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Youth Crime

Posted by Spartan 24 Hour Security on Wednesday, June 5, 2013 Under: Youth Crime
The number of under-18s getting into trouble with the police has soared by a fifth in five years as youngsters are lured into gang culture.
More than 93,000 youngsters aged ten to 17 received their first caution or conviction last year, up from 78,000 in 2002.
The official figures mask dramatic local variations, including a doubling in the youth offending rate in Brighton and Hove, a 68 per cent rise in Blackpool and a 65 per cent increase in Bristol.

The highest levels of offending by under-18s was in the North East of England, where up to three per cent had at least one brush with the law last year.
Ministers were accused of failing to do enough to stem the causes of crime, including rising gang culture.
But ministers insisted the figures, published yesterday, were evidence their policies were beginning to work, since offending rates fell between 2006/07 and 2007/08.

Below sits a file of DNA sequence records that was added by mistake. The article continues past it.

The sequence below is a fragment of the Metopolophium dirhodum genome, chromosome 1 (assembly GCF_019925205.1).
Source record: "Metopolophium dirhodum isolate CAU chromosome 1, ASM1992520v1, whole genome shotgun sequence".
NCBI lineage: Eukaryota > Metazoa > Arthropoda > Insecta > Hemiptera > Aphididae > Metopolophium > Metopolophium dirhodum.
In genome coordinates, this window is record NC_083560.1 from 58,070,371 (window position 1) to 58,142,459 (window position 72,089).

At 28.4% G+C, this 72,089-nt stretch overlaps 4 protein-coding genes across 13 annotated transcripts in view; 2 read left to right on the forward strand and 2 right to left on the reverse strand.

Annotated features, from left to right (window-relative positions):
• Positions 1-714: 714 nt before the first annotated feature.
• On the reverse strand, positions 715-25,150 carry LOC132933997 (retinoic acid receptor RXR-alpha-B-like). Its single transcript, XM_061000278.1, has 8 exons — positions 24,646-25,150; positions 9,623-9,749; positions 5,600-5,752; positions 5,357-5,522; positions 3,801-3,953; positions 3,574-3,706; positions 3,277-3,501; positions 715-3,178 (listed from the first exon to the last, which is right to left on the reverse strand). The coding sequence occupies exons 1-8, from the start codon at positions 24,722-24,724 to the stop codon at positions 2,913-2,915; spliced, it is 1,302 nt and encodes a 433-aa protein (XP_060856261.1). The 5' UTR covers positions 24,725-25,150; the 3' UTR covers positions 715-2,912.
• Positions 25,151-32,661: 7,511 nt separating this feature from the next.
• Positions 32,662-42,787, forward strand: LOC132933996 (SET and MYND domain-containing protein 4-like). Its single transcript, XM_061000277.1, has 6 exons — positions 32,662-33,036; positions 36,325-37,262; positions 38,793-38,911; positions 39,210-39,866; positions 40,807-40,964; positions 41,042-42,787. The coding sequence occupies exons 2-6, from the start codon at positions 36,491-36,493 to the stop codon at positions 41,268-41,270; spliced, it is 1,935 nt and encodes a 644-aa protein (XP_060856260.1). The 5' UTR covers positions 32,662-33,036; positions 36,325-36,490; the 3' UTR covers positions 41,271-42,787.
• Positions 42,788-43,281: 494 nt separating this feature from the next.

The number of first-time offenders had fallen from a high of 103,955 in 2006/07 to 93,601 last year, a drop of around 10,000, they said.
Ministers claimed their tough line on youth crime in the wake of a spate of stabbings would lead to further reductions. 
Justice Minister David Hanson said: 'The Government's youth crime prevention work is beginning to have a positive impact, as these figures show. The challenge now is to maintain that trend.'

But Tory spokesman on children Tim Loughton said: 'The number of young people ending up in the criminal justice system has gone up in the last five years.
'Worryingly, it is some of the poorest areas that are being worst affected by the problem of children committing crime.
'We have to attack this problem at source by providing greater opportunities for young people in deprived areas, supporting families and giving teachers more powers to maintain discipline in the classroom.'
Separate figures show that six per cent of teenage criminals sentenced by the courts are sent to custody.
But the Government's Youth Justice Board is keen to drive this down and is suggesting the courts hand out more community punishments and ' intensive fostering' placements instead.

In : Youth Crime 

Tags: youth crime  youth offenders  inner city crime   


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